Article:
update deskU.S.-Israel Relations

Israel passes important hurdle to enter US Visa Waiver Program

Entering the program is a “complex and laborious process,” says U.S. Embassy.

An Israeli passport with visa and entry stamps. Credit: Israel.Travel.
An Israeli passport with visa and entry stamps. Credit: Israel.Travel.

Fiscal year 2022 saw a significant drop in the number of Israelis refused visas to enter the United States, for the first time falling under the 3% threshold to qualify for the U.S. Visa Waiver Program, the U.S. Embassy in Israel said in a statement.

“Israel has made one huge step toward the visa waiver program,” U.S. Ambassador to Israel Thomas Nides tweeted on Monday. However, he continued, much work remains to be done.

“The visa waiver refusal rate is under 3% and we’re announcing that today, but we’re not there yet. Dropping below 3% visa refusal rate is just the first step for Israel to complete the same process as 40 other countries around the world have done to get into the visa waiver program,” he said.

The U.S. Visa Waiver Program allows citizens of participating countries to enter the United States by obtaining a tourist visa upon arrival at a U.S. port of entry. This saves them the trouble of first securing a visa from a U.S. embassy or consulate in their home country.

“Entry into the Visa Waiver Program is a complex and laborious process,” the U.S. Embassy statement continued. “The government of Israel must meet all requirements to enter the program, and a lot of work needs to be done in a very short amount of time. First, the Knesset is going to have to act. There are three laws that will need to be passed for Israel to qualify for the Visa Waiver Program.

“Second, the Israeli government, across government ministries, will have to move quickly to set up the many technical requirements needed to become eligible for the Visa Waiver Program. These are specific to data sharing and traveler screening, including information systems that have to be developed, then implemented, and tested.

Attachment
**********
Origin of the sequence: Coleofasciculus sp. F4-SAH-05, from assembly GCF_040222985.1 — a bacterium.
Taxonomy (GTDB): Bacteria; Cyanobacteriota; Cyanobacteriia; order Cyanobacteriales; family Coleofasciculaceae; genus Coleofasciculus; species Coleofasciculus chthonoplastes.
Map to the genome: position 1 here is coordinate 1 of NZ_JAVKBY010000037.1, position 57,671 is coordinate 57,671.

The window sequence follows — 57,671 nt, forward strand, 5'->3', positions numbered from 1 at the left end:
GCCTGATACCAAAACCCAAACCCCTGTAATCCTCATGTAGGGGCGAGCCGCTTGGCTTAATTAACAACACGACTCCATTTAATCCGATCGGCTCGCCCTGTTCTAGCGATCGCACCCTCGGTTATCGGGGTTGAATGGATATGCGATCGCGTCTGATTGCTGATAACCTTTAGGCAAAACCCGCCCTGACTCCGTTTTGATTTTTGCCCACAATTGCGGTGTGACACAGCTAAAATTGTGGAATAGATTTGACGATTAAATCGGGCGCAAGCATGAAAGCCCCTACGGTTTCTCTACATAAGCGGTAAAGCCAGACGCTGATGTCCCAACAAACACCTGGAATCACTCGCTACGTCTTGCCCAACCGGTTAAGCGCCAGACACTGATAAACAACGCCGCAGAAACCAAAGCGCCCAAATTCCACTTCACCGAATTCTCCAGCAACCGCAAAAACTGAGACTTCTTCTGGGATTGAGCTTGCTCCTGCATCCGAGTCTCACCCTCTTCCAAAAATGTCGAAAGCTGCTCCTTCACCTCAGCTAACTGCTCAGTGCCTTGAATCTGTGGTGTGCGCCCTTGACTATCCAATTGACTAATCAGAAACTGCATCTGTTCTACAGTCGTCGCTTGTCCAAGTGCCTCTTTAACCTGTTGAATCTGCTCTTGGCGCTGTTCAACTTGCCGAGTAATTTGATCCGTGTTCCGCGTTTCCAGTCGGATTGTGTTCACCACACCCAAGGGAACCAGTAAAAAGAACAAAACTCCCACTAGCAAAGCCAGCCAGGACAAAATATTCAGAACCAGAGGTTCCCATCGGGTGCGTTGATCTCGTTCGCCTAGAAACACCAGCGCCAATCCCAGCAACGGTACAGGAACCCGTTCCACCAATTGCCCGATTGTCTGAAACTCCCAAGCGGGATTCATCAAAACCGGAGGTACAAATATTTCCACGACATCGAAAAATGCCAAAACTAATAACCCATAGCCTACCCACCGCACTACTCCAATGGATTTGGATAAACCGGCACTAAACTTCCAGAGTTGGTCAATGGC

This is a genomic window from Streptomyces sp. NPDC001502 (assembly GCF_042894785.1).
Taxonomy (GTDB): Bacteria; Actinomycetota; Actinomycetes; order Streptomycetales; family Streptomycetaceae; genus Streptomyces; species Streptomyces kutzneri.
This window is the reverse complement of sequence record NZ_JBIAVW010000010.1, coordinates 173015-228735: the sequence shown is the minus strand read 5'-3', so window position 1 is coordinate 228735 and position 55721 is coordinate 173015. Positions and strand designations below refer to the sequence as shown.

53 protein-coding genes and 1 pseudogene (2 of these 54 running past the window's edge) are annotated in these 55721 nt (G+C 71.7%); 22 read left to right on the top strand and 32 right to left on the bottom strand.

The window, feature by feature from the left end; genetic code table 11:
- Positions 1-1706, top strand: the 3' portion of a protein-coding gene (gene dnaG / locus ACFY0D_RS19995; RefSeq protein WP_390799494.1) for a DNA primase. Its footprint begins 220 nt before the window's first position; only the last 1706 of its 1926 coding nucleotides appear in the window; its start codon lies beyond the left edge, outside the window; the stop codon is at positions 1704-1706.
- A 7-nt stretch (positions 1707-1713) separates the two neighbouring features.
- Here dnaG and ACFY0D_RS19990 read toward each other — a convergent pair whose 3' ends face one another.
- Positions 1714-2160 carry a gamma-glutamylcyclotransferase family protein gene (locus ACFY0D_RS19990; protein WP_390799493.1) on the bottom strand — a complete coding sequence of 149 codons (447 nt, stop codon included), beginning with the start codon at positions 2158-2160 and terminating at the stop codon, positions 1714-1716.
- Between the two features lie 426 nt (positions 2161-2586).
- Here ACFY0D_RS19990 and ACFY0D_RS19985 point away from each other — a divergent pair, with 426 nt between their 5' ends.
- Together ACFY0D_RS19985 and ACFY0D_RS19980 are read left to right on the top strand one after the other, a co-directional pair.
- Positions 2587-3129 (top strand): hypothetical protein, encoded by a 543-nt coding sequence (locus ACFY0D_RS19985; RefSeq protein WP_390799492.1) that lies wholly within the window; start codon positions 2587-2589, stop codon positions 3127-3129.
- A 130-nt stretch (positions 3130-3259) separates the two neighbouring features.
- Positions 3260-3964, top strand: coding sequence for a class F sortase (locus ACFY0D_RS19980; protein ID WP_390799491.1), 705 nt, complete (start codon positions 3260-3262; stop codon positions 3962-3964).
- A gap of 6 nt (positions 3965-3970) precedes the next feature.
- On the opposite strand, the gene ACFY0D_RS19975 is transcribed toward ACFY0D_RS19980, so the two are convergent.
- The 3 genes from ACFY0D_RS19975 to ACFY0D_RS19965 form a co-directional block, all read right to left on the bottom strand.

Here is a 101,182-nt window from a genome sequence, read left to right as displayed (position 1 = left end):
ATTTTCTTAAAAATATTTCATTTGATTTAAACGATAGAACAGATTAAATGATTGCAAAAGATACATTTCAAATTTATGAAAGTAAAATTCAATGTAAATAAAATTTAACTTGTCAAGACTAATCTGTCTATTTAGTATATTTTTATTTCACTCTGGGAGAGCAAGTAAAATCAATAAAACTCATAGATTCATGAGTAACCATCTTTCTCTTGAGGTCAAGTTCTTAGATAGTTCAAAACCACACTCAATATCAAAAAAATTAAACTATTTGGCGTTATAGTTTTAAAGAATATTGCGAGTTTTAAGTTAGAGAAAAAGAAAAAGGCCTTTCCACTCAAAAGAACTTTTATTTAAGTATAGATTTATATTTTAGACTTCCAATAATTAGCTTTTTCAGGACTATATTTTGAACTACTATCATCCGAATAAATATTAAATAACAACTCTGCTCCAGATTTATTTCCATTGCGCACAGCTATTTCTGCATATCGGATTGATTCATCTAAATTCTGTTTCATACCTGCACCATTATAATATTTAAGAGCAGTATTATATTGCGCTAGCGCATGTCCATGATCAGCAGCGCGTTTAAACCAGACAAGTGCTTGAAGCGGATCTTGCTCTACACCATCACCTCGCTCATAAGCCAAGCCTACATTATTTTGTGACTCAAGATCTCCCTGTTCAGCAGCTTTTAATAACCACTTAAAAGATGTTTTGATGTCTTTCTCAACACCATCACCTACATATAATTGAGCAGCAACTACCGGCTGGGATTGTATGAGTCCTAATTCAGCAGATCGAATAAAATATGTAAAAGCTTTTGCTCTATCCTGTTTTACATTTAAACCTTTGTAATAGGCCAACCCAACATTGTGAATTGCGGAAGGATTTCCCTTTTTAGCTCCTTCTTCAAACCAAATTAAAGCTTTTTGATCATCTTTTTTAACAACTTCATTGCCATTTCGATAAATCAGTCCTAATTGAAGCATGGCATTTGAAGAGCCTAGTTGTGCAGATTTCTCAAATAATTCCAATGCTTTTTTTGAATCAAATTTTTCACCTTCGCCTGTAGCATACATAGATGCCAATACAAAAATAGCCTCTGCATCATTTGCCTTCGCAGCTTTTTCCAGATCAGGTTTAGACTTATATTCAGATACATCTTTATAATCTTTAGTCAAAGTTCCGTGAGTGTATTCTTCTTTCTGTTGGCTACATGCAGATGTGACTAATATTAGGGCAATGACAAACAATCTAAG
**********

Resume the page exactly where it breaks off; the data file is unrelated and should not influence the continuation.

“The window for Israel to complete these actions and pass the required laws closes in September 2023, which is the end of the U.S. fiscal year.

“Finally, reciprocity of travel is a fundamental requirement to enter this program. We seek equal treatment and freedom of travel for all U.S. citizens regardless of national origin, religion, or ethnicity, including Palestinian Americans, seeking to enter or transit through Israel. This means that any person who has U.S. citizenship and holds an American passport will be able to fly to Israel on short term visits of less than 90 days, including travel to and out of the West Bank through Ben Gurion Airport.”

You have read 3 articles this month.
Register to receive full access to JNS.

Just before you scroll on...

Israel is at war.

JNS is combating the stream of misinformation on Israel with real, honest and factual reporting. In order to deliver this in-depth, unbiased coverage of Israel and the Jewish world, we rely on readers like you.

The support you provide allows our journalists to deliver the truth, free from bias and hidden agendas. Can we count on your support?

Every contribution, big or small, helps JNS.org remain a trusted source of news you can rely on.

Become a part of our mission by donating today
Thank you. You are a loyal JNS Reader.
You have read more than 10 articles this month.
Please register for full access to continue reading and post comments.
Never miss a thing
Get the best stories faster with JNS breaking news updates